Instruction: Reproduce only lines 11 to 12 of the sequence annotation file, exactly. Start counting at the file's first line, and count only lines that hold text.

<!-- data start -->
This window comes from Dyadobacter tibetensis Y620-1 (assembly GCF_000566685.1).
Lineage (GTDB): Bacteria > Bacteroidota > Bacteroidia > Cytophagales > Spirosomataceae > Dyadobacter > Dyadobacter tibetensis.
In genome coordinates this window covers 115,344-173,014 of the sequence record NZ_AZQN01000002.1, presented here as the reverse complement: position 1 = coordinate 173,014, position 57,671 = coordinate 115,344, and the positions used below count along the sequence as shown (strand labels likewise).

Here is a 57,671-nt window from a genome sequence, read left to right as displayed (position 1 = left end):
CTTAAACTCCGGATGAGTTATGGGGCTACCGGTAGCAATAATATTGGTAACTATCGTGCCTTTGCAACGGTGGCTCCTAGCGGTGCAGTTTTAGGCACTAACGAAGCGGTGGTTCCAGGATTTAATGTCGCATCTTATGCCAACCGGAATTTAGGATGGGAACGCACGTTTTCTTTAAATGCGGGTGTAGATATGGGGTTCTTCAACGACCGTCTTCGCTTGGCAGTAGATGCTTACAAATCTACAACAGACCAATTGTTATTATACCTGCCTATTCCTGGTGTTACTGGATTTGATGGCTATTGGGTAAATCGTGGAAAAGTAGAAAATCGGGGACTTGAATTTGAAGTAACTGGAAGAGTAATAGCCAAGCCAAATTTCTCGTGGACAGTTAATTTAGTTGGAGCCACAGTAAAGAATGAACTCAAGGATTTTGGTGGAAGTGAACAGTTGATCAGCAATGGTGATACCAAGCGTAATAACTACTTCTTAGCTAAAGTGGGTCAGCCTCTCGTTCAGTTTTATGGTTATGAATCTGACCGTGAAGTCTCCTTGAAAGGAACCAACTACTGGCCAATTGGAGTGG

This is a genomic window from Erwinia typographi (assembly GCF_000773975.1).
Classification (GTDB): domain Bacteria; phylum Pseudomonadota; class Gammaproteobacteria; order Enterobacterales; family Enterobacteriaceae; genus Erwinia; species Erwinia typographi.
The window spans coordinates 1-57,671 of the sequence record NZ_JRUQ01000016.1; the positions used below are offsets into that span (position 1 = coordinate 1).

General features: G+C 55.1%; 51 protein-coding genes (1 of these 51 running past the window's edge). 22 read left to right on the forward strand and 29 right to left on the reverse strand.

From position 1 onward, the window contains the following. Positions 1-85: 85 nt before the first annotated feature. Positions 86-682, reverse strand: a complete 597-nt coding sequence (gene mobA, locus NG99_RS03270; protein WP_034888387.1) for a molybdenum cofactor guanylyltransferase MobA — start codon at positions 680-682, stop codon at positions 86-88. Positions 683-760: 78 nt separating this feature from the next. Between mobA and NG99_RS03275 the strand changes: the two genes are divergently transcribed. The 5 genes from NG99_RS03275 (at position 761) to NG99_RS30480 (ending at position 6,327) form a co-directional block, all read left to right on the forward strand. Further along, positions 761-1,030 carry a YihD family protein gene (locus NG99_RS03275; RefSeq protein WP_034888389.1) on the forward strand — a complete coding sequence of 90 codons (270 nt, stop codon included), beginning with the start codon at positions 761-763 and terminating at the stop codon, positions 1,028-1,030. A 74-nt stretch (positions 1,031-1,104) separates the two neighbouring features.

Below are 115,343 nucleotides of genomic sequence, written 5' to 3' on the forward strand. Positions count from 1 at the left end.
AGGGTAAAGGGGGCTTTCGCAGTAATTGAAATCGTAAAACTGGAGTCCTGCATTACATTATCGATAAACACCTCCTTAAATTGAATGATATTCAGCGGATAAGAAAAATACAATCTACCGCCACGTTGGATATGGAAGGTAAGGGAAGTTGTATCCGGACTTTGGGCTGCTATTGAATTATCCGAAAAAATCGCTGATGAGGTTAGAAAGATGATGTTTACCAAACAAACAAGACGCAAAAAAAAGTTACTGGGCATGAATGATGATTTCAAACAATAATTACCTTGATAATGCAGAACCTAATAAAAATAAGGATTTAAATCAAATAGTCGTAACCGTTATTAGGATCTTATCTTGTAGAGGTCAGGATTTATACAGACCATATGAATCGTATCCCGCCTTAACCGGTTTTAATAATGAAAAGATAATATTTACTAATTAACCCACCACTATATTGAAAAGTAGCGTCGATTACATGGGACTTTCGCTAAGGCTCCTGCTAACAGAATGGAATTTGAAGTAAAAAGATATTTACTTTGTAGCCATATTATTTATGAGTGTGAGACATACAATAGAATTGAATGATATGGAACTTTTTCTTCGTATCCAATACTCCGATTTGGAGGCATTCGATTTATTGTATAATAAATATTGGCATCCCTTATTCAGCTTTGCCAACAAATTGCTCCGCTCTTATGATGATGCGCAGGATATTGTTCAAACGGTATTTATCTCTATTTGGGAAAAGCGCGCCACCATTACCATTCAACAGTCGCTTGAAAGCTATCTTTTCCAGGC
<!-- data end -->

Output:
Below are 115,343 nucleotides of genomic sequence, written 5' to 3' on the forward strand. Positions count from 1 at the left end.
AGGGTAAAGGGGGCTTTCGCAGTAATTGAAATCGTAAAACTGGAGTCCTGCATTACATTATCGATAAACACCTCCTTAAATTGAATGATATTCAGCGGATAAGAAAAATACAATCTACCGCCACGTTGGATATGGAAGGTAAGGGAAGTTGTATCCGGACTTTGGGCTGCTATTGAATTATCCGAAAAAATCGCTGATGAGGTTAGAAAGATGATGTTTACCAAACAAACAAGACGCAAAAAAAAGTTACTGGGCATGAATGATGATTTCAAACAATAATTACCTTGATAATGCAGAACCTAATAAAAATAAGGATTTAAATCAAATAGTCGTAACCGTTATTAGGATCTTATCTTGTAGAGGTCAGGATTTATACAGACCATATGAATCGTATCCCGCCTTAACCGGTTTTAATAATGAAAAGATAATATTTACTAATTAACCCACCACTATATTGAAAAGTAGCGTCGATTACATGGGACTTTCGCTAAGGCTCCTGCTAACAGAATGGAATTTGAAGTAAAAAGATATTTACTTTGTAGCCATATTATTTATGAGTGTGAGACATACAATAGAATTGAATGATATGGAACTTTTTCTTCGTATCCAATACTCCGATTTGGAGGCATTCGATTTATTGTATAATAAATATTGGCATCCCTTATTCAGCTTTGCCAACAAATTGCTCCGCTCTTATGATGATGCGCAGGATATTGTTCAAACGGTATTTATCTCTATTTGGGAAAAGCGCGCCACCATTACCATTCAACAGTCGCTTGAAAGCTATCTTTTCCAGGC